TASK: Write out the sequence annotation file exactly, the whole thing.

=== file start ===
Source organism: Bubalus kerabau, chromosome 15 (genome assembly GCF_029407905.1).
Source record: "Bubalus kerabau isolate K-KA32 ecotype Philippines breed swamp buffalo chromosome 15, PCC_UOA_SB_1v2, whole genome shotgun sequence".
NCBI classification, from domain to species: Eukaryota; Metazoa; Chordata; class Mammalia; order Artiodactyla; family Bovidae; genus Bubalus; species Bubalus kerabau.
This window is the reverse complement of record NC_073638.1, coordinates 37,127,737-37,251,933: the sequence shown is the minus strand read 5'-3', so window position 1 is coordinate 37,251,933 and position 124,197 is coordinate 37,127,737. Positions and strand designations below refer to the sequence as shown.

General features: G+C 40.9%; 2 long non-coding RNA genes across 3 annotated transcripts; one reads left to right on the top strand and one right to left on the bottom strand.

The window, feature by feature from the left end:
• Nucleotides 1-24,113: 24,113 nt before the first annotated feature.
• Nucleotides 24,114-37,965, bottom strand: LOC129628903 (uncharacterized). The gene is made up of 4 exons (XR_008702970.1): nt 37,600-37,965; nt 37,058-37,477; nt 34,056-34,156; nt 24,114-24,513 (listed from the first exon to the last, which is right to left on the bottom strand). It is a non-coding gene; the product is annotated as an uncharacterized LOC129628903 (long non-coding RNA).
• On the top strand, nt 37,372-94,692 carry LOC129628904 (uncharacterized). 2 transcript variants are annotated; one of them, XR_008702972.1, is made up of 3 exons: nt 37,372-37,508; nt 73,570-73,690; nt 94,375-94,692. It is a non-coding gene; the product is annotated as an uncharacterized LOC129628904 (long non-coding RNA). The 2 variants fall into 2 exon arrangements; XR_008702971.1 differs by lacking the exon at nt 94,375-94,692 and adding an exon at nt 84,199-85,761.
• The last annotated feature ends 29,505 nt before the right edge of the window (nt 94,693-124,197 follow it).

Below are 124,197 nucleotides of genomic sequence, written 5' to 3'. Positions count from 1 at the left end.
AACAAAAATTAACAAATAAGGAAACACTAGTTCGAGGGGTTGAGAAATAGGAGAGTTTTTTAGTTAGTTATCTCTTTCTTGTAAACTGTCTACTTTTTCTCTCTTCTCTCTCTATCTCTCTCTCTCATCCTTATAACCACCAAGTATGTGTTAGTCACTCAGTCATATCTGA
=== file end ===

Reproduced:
Source organism: Bubalus kerabau, chromosome 15 (genome assembly GCF_029407905.1).
Source record: "Bubalus kerabau isolate K-KA32 ecotype Philippines breed swamp buffalo chromosome 15, PCC_UOA_SB_1v2, whole genome shotgun sequence".
NCBI classification, from domain to species: Eukaryota; Metazoa; Chordata; class Mammalia; order Artiodactyla; family Bovidae; genus Bubalus; species Bubalus kerabau.
This window is the reverse complement of record NC_073638.1, coordinates 37,127,737-37,251,933: the sequence shown is the minus strand read 5'-3', so window position 1 is coordinate 37,251,933 and position 124,197 is coordinate 37,127,737. Positions and strand designations below refer to the sequence as shown.

General features: G+C 40.9%; 2 long non-coding RNA genes across 3 annotated transcripts; one reads left to right on the top strand and one right to left on the bottom strand.

The window, feature by feature from the left end:
• Nucleotides 1-24,113: 24,113 nt before the first annotated feature.
• Nucleotides 24,114-37,965, bottom strand: LOC129628903 (uncharacterized). The gene is made up of 4 exons (XR_008702970.1): nt 37,600-37,965; nt 37,058-37,477; nt 34,056-34,156; nt 24,114-24,513 (listed from the first exon to the last, which is right to left on the bottom strand). It is a non-coding gene; the product is annotated as an uncharacterized LOC129628903 (long non-coding RNA).
• On the top strand, nt 37,372-94,692 carry LOC129628904 (uncharacterized). 2 transcript variants are annotated; one of them, XR_008702972.1, is made up of 3 exons: nt 37,372-37,508; nt 73,570-73,690; nt 94,375-94,692. It is a non-coding gene; the product is annotated as an uncharacterized LOC129628904 (long non-coding RNA). The 2 variants fall into 2 exon arrangements; XR_008702971.1 differs by lacking the exon at nt 94,375-94,692 and adding an exon at nt 84,199-85,761.
• The last annotated feature ends 29,505 nt before the right edge of the window (nt 94,693-124,197 follow it).

Below are 124,197 nucleotides of genomic sequence, written 5' to 3'. Positions count from 1 at the left end.
AACAAAAATTAACAAATAAGGAAACACTAGTTCGAGGGGTTGAGAAATAGGAGAGTTTTTTAGTTAGTTATCTCTTTCTTGTAAACTGTCTACTTTTTCTCTCTTCTCTCTCTATCTCTCTCTCTCATCCTTATAACCACCAAGTATGTGTTAGTCACTCAGTCATATCTGA